Dipankar Bhattacharya, General Secretary, CPI(ML)

With the passing of Comrade Dhurjati Prasad Bakshi (fondly remembered as Pranabda since the underground days when he worked mainly in West Bengal, Assam and Tripura and as Bakshiji/Bakshibabu in the later years in Jharkhand, Odisha, Tamil Nadu and Andhra Pradesh) we have lost one of the key architects who helped rebuild the Party after the setback of the early 1970s and led its steady expansion in the subsequent decades in different parts of the country. Shortly after the Mansa Congress when Comrade Pranab was diagnosed with liver cancer we had no idea that his end would come so soon. We lost him within three months after the diagnosis and he had to spend almost half of that time in the SSKM hospital in Kolkata. Even as he remained confined to his hospital, comrades from Kolkata and adjoining districts of Bengal and from as far as Andhra Pradesh, Odisha, Jharkhand and Assam, where he had worked over the last five decades, waited outside to take their turns to visit him. And on 27 July hundreds of them rushed again to Kolkata to give their beloved comrade a tearful farewell.

Comrade Pranab was an inspiring embodiment of the zeal and resilience of the revolutionary trail blazed by Naxalbari. When the spring thunder broke out, he was studying engineering in Durgapur Regional Engineering College. Even as the air was thick with the spirit of revolution, the college environment sought to subject the students to elitist regimentation and careerist values. Comrade Pranab joined the vanguard students who revolted against this stifling college environment and plunged into the revolutionary movement, responding to Charu Mazumdar’s call to the student community to get integrated with the workers and peasants. The process of integration began with the mess workers and security staff in the campus itself and gradually extended to the colliery and steel workers of Durgapur-Raniganj-Asansol belt. Formal education of engineering ended before completion as revolutionary engineering took over. Among other Durgapur RE College students who followed the same trajectory were Comrades VM and BB Pandey.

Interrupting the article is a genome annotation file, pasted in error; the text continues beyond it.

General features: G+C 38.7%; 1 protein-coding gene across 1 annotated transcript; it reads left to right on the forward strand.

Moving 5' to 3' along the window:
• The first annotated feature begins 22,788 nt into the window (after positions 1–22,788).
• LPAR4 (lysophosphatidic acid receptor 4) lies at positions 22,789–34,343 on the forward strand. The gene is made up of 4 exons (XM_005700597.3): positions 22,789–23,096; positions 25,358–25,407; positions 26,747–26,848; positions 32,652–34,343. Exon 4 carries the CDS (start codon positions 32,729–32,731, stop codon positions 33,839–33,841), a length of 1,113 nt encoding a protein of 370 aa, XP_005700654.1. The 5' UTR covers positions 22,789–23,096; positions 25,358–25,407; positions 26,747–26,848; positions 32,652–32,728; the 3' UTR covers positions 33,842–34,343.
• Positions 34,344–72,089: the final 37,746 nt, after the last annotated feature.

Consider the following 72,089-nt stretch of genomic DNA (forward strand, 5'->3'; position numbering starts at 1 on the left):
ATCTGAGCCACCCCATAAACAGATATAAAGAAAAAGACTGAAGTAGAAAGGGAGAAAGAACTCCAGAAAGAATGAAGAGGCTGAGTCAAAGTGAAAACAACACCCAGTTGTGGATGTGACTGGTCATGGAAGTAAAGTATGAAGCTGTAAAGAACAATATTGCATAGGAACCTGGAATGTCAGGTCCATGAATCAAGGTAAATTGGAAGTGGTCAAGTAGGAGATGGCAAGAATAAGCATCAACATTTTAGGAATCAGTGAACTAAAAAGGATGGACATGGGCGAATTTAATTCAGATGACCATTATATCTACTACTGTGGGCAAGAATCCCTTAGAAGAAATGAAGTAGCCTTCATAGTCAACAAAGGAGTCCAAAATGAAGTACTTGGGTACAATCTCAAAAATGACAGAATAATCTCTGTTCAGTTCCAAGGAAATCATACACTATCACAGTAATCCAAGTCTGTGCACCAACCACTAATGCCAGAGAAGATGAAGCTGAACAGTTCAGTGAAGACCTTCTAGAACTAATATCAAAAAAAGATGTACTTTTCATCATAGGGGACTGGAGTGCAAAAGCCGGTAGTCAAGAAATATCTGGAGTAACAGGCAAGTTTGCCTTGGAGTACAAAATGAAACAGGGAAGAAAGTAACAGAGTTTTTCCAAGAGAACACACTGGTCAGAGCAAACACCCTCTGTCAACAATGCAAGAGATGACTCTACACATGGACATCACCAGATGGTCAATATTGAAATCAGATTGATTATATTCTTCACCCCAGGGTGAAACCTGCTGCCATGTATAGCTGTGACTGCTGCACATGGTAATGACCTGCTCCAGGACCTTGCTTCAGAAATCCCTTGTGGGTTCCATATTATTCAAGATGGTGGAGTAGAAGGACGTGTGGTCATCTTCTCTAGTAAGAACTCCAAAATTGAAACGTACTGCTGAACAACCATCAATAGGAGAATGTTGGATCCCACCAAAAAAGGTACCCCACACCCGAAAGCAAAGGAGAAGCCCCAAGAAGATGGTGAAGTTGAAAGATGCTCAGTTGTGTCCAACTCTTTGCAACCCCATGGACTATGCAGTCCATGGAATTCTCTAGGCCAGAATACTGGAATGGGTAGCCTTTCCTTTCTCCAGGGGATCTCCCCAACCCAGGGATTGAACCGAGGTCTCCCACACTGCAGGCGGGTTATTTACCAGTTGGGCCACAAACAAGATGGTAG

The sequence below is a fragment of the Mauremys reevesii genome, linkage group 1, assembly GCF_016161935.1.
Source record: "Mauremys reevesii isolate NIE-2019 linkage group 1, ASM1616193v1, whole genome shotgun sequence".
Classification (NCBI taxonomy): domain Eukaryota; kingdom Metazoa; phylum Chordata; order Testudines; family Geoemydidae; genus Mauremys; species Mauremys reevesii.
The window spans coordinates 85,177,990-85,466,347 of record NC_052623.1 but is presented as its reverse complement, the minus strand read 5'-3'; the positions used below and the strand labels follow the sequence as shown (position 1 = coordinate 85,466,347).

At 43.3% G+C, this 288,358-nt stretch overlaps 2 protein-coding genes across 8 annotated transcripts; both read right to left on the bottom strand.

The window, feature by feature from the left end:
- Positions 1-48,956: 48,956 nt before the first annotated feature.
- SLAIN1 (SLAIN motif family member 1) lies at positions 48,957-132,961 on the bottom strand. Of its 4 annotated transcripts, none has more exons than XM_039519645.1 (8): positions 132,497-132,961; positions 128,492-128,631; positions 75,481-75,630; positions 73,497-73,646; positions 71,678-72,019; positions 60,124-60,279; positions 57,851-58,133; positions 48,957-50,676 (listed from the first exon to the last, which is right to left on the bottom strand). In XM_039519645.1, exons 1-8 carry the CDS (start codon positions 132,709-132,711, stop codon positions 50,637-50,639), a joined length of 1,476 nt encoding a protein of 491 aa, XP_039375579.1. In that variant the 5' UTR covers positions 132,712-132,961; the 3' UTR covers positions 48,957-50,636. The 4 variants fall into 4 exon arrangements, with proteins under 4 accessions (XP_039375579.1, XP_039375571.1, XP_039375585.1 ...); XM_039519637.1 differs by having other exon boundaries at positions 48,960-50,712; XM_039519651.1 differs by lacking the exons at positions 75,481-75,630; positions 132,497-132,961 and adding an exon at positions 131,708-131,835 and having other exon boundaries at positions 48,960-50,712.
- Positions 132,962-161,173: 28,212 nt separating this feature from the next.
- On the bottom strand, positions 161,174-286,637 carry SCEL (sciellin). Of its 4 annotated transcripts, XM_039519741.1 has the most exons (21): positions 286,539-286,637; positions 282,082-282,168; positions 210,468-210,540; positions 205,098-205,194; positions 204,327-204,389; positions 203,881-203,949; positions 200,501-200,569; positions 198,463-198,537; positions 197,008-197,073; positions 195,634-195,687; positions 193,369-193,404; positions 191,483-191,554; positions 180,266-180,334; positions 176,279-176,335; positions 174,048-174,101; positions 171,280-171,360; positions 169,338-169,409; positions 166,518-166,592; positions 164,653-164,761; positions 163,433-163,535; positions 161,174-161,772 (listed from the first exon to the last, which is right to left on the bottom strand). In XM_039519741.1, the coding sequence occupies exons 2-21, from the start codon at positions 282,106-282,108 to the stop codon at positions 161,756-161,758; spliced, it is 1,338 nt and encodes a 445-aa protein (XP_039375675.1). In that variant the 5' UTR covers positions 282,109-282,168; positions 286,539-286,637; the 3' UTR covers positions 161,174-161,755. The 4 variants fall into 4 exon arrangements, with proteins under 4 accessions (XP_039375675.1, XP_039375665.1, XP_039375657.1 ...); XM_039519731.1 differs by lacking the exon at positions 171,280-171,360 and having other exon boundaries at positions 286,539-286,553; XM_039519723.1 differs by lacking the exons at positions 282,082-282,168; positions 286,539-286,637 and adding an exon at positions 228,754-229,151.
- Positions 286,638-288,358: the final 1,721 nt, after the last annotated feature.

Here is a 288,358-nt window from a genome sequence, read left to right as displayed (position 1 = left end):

It was not long before the first phase of the revolutionary movement suffered a major setback in the face of a massive crackdown by the state. Like many of his comrades, Comrade Pranab too got arrested and faced police torture during the Emergency. By the time he was released after the Emergency, the torture had taken its toll and his ability to walk naturally had been permanently impaired. But this physical difficulty could not deter his political will, and following the Rectification Campaign and the 1979 Special Conference that enriched the Party’s revolutionary vision and broadened its horizon of practice, Comrade Pranab took up the work of building the Party in ever newer areas. Over the years, he emerged as one of the most experienced Party leaders with direct experience of guiding the Party’s work in a whole range of states from Assam and Tripura to Jharkhand and Odisha and Tamil Nadu and Andhra Pradesh.

In the early 1980s during the tumultuous days of the Assam movement, he worked in Assam and laid the foundation of a broad-based Party organisation and a vibrant revolutionary practice ranging from various segments of the working class and the peasantry to the challenging realm of nationality movement and the cultural front. He became a fluent speaker of Assamese and would always converse in Assamese with Assam comrades even long after he had stopped working there. When in the latter half of the 1980s, Party work grew on the working class front with the launching of trade unions in different sectors and industries, Comrade Pranab guided the formation of the all-India trade union centre. In the late 1980s and early 1990s when the CPI(M) suffered a split in Odisha and many comrades joined our Party, Comrade Pranab was deputed as the in-charge of the Odisha organisation. It was under his tireless guidance that the scattered pockets of work in Andhra-Odisha border region and coastal Odisha belt all came together and took the shape of a cohesive state unit.